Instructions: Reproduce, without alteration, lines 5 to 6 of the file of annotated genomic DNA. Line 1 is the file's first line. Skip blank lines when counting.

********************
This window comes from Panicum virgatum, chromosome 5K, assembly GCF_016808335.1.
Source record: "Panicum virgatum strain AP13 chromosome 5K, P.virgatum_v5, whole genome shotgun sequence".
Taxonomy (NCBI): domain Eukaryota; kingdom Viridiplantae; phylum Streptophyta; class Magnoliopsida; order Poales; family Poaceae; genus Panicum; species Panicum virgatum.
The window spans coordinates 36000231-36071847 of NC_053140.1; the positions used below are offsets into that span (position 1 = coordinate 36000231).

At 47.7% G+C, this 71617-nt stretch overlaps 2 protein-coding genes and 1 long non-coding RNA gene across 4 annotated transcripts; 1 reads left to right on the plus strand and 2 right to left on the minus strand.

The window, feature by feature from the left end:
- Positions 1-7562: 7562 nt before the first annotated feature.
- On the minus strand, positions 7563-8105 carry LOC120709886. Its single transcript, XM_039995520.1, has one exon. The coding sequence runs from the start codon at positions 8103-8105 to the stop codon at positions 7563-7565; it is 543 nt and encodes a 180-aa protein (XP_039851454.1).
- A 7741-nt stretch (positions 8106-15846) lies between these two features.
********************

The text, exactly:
At 47.7% G+C, this 71617-nt stretch overlaps 2 protein-coding genes and 1 long non-coding RNA gene across 4 annotated transcripts; 1 reads left to right on the plus strand and 2 right to left on the minus strand.

The window, feature by feature from the left end: